“After drafting the script, we storyboard, create animatics, fabricate both digital and physical assets and ultimately shoot a scene with physical assets on stage,” Emerson says. “Then we typically add digital elements and finally assemble the complete shot digitally.” For every single element of a film, the LAIKA team makes a conscious decision whether it will be created digitally or by hand—in what is first and foremost an artistic choice, driven by the needs of the story.
Over the years, LAIKA has developed a set of rules about what should be real or virtual: “If it’s a lead or speaking character, they’re almost always hand-animated stop-motion puppets,” Emerson says. “But once we move beyond the immediate environment, the hero performance and everything that’s touching the character that’s the focus of the shot, all bets are off. We want to get as much in camera as we can. We do it to the point where we’re starting to run out of resources and it’s going to affect the writer and director’s visions. That’s where I come into the discussion,” to evaluate the options for VFX.
LAIKA’s blend of physical and digital filmmaking makes each production a big, complex task—involving hundreds of artists and thousands of shots, all over the course of multiple years. To pull it off successfully requires a massive amount of co-ordination. “For that we use Shotgun,” Emerson says. “We adopted Shotgun after Coraline and honestly, I don’t know how we lived without it. There were 3 x 5 cards on cork boards, Microsoft Project, Excel spreadsheets, schedules. There was information everywhere. It transformed everything for us.”
LAIKA built an efficient production pipeline with Shotgun, tracking both digital and physical production of thousands of assets—from tiny props to entire sets—and co-ordinating the efforts of all the people involved. The studio has also started to deploy Generative Scheduling in Shotgun, which uses machine learning to generate and test scheduling scenarios based on a production’s needs. “Since the generated schedules are highly optimised, they don’t waste a second of anybody’s time,” Emerson says. In planning the studio’s next film, the team used generative scheduling to level a schedule of 12,000 tasks involving 60 unique resources, delivering a schedule in minutes.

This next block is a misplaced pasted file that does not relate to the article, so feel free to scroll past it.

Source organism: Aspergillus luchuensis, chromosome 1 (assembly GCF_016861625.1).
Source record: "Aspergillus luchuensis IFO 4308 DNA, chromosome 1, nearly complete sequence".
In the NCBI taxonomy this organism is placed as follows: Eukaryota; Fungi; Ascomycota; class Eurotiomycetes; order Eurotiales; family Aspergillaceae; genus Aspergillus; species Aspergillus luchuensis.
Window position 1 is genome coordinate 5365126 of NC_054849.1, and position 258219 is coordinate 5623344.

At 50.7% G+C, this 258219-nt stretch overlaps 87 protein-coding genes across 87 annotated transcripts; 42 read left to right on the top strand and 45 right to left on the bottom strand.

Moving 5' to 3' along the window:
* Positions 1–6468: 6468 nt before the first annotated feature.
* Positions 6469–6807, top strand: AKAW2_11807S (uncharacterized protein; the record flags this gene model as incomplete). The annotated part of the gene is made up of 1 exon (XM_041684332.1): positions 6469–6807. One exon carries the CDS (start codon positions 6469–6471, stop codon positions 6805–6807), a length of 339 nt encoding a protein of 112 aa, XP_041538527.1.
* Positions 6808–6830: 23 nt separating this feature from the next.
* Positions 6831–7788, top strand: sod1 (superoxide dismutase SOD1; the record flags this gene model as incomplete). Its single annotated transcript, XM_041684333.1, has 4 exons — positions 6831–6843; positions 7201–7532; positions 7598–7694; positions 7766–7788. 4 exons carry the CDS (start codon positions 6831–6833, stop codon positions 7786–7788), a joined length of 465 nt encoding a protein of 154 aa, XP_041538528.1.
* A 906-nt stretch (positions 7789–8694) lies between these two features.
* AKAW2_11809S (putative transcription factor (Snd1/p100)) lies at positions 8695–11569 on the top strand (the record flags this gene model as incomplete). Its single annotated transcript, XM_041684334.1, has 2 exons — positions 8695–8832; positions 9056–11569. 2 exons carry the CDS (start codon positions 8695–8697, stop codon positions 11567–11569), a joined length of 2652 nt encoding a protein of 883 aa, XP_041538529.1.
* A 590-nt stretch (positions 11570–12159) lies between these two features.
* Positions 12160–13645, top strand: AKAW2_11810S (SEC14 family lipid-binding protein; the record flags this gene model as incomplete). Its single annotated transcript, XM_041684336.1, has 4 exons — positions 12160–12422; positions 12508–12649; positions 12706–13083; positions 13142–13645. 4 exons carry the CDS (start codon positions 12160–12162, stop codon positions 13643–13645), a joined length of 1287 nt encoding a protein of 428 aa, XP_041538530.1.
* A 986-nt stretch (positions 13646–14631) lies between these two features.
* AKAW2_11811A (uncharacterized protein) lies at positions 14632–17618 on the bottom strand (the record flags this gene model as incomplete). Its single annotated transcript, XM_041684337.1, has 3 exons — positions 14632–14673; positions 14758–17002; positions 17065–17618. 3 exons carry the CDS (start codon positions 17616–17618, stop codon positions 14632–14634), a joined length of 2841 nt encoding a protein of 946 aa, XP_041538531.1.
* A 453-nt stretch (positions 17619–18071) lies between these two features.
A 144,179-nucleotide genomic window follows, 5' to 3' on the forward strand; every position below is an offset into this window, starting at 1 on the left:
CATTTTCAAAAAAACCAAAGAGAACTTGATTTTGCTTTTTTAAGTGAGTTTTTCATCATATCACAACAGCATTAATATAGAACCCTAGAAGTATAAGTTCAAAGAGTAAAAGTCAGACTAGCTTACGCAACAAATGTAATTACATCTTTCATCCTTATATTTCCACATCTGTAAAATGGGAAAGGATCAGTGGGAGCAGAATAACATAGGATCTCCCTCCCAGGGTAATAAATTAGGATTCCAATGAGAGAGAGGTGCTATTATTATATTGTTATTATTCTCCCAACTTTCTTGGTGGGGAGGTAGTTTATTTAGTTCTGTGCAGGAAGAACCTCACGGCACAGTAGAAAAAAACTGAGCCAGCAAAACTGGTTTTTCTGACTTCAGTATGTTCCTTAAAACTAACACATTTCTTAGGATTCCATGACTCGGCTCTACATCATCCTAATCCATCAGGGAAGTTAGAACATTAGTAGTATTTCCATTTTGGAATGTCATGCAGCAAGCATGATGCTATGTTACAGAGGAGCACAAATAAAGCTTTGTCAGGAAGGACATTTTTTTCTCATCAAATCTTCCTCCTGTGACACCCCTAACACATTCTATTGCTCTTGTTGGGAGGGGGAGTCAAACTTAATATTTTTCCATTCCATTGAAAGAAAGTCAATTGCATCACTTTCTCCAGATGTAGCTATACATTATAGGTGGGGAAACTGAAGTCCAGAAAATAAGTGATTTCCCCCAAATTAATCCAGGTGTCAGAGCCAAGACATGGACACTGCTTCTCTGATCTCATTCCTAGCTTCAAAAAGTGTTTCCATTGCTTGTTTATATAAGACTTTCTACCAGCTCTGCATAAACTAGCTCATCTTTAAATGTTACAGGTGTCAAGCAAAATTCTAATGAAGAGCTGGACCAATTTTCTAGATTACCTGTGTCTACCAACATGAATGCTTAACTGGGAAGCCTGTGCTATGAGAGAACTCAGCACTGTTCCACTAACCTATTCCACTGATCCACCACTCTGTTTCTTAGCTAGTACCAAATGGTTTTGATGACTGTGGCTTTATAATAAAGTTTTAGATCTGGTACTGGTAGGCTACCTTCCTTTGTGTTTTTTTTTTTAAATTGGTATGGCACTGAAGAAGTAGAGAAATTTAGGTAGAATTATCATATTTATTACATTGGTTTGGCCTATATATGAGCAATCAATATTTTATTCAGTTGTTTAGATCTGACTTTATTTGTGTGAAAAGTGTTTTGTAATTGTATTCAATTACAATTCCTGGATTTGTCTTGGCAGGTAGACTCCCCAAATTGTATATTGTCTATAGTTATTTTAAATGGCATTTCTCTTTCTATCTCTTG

Emerson also envisions using new technologies like artificial intelligence (AI) to help LAIKA further blend the physical and digital aspects of production. “We use some pretty crazy rigging systems in order to be able to get really nuanced performances out of these puppets,” he says. “To get a machine to recognise those rigs, so we can paint them out in post-production and create mattes efficiently—I think that's where we're headed. We’re trying to eliminate tasks that artists aren't crazy about doing.”
Augmented Reality (AR) is another tool that can help push boundaries. “In stop-motion, there's never enough puppets or sets,” Emerson says. With a finite timeline to get a film done, “Oftentimes, we have to shoot performances on green screens. AR means being able to have a digital representation of those sets, line up a puppet and then remove the green screens on set and show a director what the shot composition will be. It would be a game changer.”
And as the studio plans for upcoming films, the LAIKA team is always trying to raise the bar creatively. “We want to push stop-motion as far as we possibly can,” Emerson says. “How can we make it truly exceptional and visually beyond anything that audiences have ever experienced before?”
By integrating technology into its pipeline, LAIKA offers its artists more freedom to dream up the fresh stories and innovative experiences that audiences crave—and make them bigger, richer and more immersive.